Density

From Wikipedia, the free encyclopedia
Jump to: navigation, search

Density is a measurement that compares the amount, ratio of matter an object has to its volume. An object with a lot of matter in a certain amount of volume has high density. An object with a little matter in the same amount of volume has a low density.

Temperature has an effect on density. When the temperature of a substance increases, density decreases because the atoms are moving all around the place having less matter in one space. When the temperature of a substance decreases, the density increases because the atoms move slower making the atoms stay in one place. Many substances follow this rule, but there are exceptions. Water is one such exception. vWhen water freezes, it makes ice that is less dense than liquid water.

Fresh water is often used as a standard of relative density. This is called specific gravity.

The most common SI units for density are g/cm3 and kg/m3. When the numerator is much larger than the denominator, that means the substance has a higher density. When the denominator is much larger than the numerator, the substance has a lower density.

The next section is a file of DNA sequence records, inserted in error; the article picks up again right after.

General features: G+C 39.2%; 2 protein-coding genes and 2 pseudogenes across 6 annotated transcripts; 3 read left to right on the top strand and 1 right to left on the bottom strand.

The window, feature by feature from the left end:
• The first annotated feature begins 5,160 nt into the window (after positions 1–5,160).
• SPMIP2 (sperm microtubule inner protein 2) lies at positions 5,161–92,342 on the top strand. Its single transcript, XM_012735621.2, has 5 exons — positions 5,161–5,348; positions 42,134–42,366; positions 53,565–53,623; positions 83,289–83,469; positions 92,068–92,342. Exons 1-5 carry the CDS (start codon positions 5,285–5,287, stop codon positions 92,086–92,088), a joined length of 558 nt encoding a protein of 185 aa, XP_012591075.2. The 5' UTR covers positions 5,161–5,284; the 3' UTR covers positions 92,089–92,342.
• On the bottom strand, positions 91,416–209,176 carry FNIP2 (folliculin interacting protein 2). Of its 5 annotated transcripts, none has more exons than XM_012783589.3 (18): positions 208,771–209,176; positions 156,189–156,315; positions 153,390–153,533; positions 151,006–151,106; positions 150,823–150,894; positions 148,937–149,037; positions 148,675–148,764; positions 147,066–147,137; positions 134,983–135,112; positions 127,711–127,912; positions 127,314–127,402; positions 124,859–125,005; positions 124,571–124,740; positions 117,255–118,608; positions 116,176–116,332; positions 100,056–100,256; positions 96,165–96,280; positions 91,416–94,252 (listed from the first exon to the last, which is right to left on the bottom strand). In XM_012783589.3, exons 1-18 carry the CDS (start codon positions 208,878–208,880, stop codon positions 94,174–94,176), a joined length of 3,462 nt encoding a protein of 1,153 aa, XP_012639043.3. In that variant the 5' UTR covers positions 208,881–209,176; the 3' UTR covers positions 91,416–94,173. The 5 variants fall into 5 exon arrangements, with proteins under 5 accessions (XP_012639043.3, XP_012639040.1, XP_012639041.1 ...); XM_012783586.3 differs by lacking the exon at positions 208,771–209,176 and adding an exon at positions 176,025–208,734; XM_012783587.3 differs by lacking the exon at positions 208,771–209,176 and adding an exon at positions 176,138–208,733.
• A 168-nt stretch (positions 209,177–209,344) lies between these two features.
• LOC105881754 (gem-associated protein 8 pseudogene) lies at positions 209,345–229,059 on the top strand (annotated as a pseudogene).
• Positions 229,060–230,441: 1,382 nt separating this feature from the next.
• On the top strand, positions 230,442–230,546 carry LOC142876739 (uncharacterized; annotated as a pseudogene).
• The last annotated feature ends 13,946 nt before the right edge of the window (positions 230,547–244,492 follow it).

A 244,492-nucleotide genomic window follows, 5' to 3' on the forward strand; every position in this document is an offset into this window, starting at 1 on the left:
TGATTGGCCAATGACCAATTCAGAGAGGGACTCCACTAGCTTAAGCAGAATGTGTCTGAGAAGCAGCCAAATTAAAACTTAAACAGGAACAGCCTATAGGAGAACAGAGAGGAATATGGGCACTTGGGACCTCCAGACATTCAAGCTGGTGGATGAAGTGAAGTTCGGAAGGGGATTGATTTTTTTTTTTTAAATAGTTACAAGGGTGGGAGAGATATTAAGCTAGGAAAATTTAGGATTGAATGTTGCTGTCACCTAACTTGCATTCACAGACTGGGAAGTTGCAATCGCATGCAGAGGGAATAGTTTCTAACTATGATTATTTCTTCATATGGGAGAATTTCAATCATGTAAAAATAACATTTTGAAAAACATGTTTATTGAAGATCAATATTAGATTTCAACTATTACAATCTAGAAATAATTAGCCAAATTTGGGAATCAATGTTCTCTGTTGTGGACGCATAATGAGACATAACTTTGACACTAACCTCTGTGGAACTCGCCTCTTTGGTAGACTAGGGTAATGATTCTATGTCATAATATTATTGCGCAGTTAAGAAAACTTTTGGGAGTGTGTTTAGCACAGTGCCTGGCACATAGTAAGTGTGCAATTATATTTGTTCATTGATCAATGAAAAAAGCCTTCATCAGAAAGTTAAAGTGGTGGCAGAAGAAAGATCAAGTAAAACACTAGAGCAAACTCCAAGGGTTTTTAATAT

A formula to find out density is:

Sometimes scientists use the idea of density to talk about other properties instead of mass. They're trying to describe how much of a property can be found in a specific piece of what they are looking at. For example, population density is how many people live within the same amount of space. The population density in the city is higher than the country side because there are more people living closer to each other in the city. In computers, storage density is how much data can fit on a data storage device in relation to its physical size. A Blu-ray disc has a higher storage density than a DVD which has a higher storage density than a CD, even though they all have almost exactly the same volume.